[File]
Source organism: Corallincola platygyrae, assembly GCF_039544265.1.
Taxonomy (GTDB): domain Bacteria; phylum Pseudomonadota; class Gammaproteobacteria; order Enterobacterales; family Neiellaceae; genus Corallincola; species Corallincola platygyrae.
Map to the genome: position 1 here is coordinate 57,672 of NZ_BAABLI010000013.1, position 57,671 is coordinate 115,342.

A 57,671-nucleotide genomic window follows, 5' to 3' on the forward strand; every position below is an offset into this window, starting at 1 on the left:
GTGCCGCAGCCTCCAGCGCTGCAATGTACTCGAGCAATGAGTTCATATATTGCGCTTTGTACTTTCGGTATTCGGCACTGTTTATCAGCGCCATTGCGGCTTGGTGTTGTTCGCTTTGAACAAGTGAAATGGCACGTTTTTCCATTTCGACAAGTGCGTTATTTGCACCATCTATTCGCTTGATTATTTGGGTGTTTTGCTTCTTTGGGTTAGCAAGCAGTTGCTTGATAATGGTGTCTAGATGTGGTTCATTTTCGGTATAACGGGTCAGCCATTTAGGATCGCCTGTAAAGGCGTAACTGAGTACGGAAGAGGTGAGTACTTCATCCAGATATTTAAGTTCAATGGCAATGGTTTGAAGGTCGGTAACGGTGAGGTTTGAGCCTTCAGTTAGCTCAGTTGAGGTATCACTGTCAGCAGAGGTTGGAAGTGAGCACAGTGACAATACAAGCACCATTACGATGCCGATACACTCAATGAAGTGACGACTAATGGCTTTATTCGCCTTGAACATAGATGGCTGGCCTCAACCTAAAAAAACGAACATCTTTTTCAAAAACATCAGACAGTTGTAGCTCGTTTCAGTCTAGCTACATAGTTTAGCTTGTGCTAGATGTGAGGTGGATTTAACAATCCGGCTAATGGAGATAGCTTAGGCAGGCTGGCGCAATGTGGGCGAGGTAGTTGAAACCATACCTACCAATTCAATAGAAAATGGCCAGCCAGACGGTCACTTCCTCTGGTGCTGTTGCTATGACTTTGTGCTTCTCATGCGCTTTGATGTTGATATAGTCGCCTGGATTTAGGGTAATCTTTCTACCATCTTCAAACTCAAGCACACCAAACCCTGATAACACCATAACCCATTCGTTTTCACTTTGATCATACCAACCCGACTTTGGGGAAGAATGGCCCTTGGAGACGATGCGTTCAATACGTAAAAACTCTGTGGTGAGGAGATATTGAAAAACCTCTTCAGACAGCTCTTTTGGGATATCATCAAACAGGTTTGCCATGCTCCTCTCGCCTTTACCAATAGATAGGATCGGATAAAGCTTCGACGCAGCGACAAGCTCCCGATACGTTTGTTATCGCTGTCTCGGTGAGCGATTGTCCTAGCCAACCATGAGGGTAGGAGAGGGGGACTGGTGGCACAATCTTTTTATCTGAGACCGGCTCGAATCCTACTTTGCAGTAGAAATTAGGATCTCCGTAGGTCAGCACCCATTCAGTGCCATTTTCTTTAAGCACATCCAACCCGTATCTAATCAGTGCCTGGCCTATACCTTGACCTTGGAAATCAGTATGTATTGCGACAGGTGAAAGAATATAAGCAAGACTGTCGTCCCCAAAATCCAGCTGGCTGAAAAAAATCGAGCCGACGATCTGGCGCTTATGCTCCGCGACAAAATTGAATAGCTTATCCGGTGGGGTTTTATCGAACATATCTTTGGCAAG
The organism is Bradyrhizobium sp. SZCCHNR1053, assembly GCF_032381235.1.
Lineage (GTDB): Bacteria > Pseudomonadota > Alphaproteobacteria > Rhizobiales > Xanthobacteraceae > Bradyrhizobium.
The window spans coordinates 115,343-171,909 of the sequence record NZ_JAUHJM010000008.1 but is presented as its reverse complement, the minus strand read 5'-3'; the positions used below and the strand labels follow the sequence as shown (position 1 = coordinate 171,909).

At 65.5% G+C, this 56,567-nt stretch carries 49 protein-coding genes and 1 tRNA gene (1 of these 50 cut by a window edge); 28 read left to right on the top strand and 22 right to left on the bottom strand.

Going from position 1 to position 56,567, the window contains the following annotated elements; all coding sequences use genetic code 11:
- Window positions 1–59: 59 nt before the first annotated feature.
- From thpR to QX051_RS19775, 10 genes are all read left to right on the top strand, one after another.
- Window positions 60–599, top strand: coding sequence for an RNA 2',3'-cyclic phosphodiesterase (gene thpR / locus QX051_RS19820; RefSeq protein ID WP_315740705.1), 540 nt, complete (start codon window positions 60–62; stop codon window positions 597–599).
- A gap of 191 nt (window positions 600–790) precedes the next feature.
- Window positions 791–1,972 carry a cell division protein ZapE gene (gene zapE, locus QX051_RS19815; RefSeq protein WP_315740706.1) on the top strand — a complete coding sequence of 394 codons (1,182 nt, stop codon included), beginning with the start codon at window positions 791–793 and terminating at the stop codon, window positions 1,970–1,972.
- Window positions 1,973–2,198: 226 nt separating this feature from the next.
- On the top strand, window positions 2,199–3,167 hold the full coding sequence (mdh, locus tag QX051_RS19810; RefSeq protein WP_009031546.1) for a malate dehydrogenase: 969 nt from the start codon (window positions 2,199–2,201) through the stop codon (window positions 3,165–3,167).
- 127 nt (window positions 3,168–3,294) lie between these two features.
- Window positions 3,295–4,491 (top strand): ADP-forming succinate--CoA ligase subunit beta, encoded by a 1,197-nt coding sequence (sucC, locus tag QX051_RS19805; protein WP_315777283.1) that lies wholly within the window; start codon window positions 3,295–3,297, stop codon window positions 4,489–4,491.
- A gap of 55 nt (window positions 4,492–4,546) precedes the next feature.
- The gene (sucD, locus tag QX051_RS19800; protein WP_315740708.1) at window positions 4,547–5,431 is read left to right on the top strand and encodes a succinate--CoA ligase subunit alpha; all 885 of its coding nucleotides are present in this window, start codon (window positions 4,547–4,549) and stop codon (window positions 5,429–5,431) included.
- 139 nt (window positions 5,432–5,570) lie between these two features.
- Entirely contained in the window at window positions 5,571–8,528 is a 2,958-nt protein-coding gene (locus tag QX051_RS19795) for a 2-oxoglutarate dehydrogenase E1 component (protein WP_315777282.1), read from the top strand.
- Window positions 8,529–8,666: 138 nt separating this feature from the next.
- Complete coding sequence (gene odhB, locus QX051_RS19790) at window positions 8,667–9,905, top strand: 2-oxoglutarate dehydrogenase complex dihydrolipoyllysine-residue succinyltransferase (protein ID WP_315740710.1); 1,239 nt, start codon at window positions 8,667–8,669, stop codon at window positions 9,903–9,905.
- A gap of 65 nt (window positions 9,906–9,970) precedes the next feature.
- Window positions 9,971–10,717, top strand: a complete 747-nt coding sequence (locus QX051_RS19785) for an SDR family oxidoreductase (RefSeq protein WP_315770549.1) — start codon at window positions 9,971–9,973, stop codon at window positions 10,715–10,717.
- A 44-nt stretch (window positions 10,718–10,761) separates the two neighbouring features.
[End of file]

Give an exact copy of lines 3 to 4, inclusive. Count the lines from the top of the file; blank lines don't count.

Map to the genome: position 1 here is coordinate 57,672 of NZ_BAABLI010000013.1, position 57,671 is coordinate 115,342.

A 57,671-nucleotide genomic window follows, 5' to 3' on the forward strand; every position below is an offset into this window, starting at 1 on the left: